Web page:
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Earlier this week Together Senior Health was featured in Alzheimer's News Today! See a brief excerpt below as well as a link to the article.
When Dave Elliott was diagnosed with mild cognitive impairment in 2018, many services weren’t available to him and his wife, Susan.
Mild cognitive impairment is an early stage of losing memory or other cognitive abilities, such as language or visual/spatial perception.
The COVID-19 pandemic made it even more difficult for Elliott to find the help he needed to manage his condition. The couple couldn’t get a doctor appointment during the pandemic, and when they were finally able to secure one, it wasn’t at a convenient time for the 82-year-old Elliott.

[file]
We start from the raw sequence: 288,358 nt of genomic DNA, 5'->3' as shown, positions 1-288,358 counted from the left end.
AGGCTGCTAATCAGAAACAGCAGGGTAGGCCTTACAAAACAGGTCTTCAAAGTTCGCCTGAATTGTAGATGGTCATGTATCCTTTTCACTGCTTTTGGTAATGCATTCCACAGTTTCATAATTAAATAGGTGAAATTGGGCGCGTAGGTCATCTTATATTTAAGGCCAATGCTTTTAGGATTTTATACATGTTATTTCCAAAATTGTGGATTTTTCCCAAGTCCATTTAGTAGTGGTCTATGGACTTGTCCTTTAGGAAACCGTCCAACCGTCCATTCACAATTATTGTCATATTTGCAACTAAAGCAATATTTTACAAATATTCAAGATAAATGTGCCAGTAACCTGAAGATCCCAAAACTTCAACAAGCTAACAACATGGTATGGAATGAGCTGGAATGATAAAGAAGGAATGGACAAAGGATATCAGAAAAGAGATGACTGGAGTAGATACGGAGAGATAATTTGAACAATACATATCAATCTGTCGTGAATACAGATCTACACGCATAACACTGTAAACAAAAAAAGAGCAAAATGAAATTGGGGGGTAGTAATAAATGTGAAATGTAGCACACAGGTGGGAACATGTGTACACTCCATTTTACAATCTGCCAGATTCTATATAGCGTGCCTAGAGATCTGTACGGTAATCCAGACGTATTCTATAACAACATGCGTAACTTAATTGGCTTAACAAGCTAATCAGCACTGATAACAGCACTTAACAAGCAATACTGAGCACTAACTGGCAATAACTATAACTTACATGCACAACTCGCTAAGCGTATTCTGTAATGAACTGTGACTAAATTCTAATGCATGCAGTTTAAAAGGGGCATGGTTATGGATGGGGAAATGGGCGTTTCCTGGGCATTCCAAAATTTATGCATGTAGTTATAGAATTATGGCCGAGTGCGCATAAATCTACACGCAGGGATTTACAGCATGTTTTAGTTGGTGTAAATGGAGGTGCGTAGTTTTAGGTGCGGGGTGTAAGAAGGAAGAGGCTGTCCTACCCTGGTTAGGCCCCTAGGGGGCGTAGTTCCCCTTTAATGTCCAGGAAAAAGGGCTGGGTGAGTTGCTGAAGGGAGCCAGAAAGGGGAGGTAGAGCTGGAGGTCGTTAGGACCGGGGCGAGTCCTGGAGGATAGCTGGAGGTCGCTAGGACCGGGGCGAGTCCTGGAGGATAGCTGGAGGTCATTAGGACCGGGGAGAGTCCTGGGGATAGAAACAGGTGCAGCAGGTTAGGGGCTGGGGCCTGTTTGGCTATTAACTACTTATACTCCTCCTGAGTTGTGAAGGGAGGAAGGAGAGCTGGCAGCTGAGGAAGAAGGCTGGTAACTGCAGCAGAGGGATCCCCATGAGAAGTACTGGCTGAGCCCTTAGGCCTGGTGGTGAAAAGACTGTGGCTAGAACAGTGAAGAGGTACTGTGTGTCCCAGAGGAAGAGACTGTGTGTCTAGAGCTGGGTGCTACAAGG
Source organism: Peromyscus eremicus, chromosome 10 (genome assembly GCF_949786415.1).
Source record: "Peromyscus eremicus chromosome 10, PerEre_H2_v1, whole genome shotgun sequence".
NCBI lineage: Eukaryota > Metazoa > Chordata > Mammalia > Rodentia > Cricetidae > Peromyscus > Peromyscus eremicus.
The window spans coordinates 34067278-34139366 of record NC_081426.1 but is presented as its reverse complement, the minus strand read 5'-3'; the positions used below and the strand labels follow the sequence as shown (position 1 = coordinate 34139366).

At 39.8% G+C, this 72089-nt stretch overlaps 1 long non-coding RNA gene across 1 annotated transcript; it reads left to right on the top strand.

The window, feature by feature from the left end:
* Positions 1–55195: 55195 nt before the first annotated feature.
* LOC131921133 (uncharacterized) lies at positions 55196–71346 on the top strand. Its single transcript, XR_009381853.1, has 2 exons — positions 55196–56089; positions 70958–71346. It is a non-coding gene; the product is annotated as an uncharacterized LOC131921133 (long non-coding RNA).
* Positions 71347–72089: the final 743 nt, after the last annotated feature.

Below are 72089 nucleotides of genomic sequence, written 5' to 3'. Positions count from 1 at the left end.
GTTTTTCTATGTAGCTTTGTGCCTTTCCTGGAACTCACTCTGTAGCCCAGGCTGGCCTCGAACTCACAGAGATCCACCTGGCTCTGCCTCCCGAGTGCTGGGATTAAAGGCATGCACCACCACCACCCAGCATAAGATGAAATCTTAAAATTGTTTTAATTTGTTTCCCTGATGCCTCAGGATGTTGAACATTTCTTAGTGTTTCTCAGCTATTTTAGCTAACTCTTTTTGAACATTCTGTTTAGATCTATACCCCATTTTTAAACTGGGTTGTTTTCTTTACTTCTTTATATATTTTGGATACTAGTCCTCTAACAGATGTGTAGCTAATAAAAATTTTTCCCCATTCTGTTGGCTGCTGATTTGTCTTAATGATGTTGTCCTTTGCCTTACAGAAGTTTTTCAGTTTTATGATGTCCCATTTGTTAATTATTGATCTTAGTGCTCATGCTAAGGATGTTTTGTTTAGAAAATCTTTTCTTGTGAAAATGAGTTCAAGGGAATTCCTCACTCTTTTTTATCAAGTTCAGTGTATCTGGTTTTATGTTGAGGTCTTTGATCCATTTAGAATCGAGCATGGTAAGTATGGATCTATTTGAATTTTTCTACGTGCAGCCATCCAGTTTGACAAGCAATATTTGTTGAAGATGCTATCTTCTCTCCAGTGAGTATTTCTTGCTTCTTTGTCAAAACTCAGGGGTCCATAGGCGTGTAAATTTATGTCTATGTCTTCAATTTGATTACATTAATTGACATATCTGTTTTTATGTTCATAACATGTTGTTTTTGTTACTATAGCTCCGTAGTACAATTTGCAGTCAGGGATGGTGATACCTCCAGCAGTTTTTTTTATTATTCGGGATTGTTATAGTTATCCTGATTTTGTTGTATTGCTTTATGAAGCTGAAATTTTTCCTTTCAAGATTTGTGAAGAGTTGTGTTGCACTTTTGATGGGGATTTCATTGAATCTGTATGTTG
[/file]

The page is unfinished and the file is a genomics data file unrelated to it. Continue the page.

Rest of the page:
“Unfortunately, the area that we are in, we got no attention,” said Elliott, who lives in Oakland, California. “I feel like Alzheimer’s is really weak in many areas.”
Before that, though, in 2019, the couple discovered an online movement class called Moving Together, designed for people with mild cognitive impairment, Alzheimer’s disease, and dementia. The program seemed to help slow Elliott’s disease progression, providing him opportunities to interact with people and form relationships while practicing repetitive movements that are vital for his daily living.